I became an artist because of Calvin and Hobbes. When I was back home visiting my family recently, I was digging through the attic and found an old childhood sketchbook. It’s from an era when I was apparently deep in my knights/dragons/princesses-in-need-of-saving phase, but it is also full of drawings of my favorite Calvin and Hobbes strips.


Bill Watterson’s comics were my first introduction to the liberating quality of my own mind, to the idea that imagination was limitless. I didn’t understand the nuances of Calvin and Hobbes when I first began reading it, but rather saw my own experiences and passions mirrored in Calvin’s curiosity, independence, and stubborn refusal to conform to external expectations. I also share Calvin’s deep love of dinosaurs.


I first saw in Calvin my own joy of play and forward motion, and as I got older and grew into the conflicted ambiguities of a less binary world view, Calvin and Hobbes was right there with me. Calvin’s experience of finding an injured raccoon and coming to terms with its death was one of my first introductions to mortality: 


And watching the intimate conversation between Calvin’s parents after their house is robbed eased me into the terrifying and universal realization that our parents don’t know everything, that they are real people wrestling with their own sets of fears and fallibilities:


Later, as I began growing into the idea that I was an artist and tried to figure out what that meant, Calvin and Hobbes helped me navigate the pretensions and jargon endemic to fine art in order to find a way to my own voice:


Watterson’s veiled jabs at the structures of high art inculcated me with the still-held belief that sometimes the best thing you can do for yourself as an artist is to go play outside and poke things with sticks:


When I turned eighteen, I got my first tattoo:


Watterson’s little red wagon scenes are some of my favorite strips. They perfectly capture the exuberance of momentum, and offer a physical proxy to some of my most deeply held beliefs. Calvin’s wagon rides taught me that if you’re going to do something, you put the force of your full self behind it and see it through to the end. Hobbes had a habit of jumping off the wagon at the top of the hill, but Calvin was never daunted by uncertainty, and watching him emerge time and time again from ravines and bramble bushes reinforced my dedication to the notion that the hardscrabble journey through the forest is always worth the inevitable crashes. But perhaps most importantly, Watterson’s wagon scenes instilled in me the notion that just because something is heavy and complicated does not mean that it can’t also be really funny.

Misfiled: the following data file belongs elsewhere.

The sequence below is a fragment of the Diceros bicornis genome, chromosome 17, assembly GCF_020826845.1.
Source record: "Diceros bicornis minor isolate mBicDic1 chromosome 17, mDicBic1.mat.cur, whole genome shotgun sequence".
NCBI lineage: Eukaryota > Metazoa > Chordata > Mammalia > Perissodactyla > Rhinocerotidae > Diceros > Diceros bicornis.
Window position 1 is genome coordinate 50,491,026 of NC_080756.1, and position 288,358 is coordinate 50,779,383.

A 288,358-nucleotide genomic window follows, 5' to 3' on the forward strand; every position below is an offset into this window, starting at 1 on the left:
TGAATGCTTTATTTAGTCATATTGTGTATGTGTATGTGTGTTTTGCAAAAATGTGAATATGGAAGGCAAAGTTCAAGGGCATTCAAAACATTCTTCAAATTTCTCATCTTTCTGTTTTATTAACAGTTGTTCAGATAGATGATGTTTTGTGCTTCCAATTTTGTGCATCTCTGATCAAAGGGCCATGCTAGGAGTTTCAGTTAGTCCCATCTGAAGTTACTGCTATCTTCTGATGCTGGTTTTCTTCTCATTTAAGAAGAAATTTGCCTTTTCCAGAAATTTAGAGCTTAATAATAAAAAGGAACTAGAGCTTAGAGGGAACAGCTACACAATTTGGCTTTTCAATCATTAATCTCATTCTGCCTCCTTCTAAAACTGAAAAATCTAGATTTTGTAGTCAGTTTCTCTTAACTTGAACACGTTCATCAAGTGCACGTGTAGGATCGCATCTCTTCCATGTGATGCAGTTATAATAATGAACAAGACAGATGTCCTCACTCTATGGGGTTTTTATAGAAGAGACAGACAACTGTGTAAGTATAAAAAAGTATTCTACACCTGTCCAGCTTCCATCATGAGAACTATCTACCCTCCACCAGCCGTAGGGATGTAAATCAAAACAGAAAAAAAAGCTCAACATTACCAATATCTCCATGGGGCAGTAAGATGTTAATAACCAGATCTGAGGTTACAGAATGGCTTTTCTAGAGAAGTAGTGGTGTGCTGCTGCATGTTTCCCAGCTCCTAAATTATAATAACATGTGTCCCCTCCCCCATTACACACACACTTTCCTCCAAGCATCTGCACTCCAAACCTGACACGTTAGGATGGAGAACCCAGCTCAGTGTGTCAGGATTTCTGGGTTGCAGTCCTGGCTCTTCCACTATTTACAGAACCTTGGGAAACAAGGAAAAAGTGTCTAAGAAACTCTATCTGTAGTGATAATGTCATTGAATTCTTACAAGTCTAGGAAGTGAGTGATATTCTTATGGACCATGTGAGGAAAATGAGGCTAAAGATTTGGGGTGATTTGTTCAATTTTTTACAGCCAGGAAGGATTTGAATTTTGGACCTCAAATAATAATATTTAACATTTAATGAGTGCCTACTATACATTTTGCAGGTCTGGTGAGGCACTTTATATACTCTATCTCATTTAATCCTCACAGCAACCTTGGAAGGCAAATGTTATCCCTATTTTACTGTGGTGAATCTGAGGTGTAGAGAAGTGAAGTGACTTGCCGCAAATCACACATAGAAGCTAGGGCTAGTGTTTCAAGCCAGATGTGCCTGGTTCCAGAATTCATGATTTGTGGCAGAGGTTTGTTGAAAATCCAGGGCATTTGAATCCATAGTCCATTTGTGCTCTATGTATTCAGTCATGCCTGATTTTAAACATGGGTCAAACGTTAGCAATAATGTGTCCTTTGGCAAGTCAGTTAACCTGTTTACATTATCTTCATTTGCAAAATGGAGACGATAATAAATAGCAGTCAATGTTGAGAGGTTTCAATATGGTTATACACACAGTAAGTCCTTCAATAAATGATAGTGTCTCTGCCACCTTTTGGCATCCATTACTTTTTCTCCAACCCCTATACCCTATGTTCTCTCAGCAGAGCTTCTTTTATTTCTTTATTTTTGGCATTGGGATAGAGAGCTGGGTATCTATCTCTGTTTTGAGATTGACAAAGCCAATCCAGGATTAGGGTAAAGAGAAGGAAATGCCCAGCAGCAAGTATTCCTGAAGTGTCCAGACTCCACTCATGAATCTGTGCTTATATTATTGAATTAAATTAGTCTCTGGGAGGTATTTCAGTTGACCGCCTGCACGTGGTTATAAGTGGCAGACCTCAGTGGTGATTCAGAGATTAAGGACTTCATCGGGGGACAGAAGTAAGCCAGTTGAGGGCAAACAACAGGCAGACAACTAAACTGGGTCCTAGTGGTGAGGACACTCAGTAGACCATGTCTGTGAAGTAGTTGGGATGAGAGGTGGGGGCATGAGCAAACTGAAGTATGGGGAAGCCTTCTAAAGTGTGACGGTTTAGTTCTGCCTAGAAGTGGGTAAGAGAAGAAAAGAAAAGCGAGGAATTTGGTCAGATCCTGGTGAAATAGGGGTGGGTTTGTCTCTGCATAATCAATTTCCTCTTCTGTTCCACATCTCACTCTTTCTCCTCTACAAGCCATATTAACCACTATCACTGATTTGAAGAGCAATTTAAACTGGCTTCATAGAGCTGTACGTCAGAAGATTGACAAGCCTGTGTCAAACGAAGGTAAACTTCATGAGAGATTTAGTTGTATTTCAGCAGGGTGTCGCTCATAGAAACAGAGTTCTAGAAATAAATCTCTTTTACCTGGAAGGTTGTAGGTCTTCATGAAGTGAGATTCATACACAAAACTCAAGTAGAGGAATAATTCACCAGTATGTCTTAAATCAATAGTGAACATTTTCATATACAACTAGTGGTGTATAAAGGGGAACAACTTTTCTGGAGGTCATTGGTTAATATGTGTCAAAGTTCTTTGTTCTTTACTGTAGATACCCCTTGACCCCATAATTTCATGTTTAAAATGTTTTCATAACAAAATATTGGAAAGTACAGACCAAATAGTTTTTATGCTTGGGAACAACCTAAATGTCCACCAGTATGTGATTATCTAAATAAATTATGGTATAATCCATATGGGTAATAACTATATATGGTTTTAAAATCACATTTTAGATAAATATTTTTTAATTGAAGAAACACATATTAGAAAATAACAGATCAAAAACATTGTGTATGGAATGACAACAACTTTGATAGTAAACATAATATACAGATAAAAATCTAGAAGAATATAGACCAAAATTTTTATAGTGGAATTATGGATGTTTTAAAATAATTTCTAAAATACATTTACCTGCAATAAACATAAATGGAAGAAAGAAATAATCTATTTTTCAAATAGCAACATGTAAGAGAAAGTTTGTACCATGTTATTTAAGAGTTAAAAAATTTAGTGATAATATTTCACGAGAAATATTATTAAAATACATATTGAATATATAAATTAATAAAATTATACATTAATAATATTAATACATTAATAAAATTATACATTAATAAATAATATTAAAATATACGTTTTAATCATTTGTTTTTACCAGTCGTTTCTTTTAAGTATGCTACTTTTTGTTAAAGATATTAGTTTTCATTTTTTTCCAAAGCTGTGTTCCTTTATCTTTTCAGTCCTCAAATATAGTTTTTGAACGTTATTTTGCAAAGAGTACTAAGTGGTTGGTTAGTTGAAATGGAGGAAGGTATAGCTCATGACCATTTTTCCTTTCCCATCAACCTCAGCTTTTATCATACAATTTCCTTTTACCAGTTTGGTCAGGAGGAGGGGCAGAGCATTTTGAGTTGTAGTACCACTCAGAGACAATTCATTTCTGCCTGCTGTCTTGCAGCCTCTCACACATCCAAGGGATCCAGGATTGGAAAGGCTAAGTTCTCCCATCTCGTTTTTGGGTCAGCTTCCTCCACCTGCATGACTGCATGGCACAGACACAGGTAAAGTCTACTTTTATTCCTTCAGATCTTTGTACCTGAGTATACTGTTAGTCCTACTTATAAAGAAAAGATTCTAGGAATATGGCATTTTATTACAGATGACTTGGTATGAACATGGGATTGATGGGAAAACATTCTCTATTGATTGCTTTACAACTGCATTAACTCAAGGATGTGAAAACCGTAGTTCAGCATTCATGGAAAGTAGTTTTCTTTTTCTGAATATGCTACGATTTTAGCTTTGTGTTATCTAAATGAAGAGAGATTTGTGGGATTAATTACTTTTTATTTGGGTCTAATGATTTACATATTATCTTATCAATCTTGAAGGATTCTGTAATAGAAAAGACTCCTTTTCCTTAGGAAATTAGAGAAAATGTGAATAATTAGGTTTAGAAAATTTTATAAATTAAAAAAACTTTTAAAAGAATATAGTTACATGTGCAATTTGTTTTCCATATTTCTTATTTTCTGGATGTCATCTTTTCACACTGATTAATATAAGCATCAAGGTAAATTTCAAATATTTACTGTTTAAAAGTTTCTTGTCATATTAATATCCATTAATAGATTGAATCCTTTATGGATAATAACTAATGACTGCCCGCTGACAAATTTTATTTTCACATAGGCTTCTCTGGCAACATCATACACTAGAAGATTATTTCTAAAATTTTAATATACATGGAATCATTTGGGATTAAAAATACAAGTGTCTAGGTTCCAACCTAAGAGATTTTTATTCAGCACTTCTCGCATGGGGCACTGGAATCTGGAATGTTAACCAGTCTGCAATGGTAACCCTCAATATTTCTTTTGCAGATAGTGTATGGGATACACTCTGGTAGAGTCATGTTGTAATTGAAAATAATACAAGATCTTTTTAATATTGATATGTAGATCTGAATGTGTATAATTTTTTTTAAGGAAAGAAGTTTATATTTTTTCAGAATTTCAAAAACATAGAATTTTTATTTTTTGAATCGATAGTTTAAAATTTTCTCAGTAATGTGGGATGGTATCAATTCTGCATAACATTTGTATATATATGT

My parents of course hated the fact that I was getting a tattoo, and they asked me how I could possibly know that I’d still like Calvin and Hobbes thirty years from now. Unlike the lines of my tattoo, which have naturally thickened and blurred over the years, my response has not changed: If I ever reach a point in my life where these messages don’t resonate with me, I will know that I have taken a very, very wrong turn somewhere along the line.

Every time I think that I have wrung everything I can out of Watterson’s work, some new layer emerges and I am proven wonderfully wrong. I have recently begun a creative transition from painter to graphic novelist, and as such, I am revisiting Calvin and Hobbes from a technical perspective. Now I turn to the strip with a fine appreciation for the nuances of Watterson’s brushstrokes, and my palpitations of delight are for the fluidity of his panel design and his incredible ability to capture the trembling potential of an open landscape.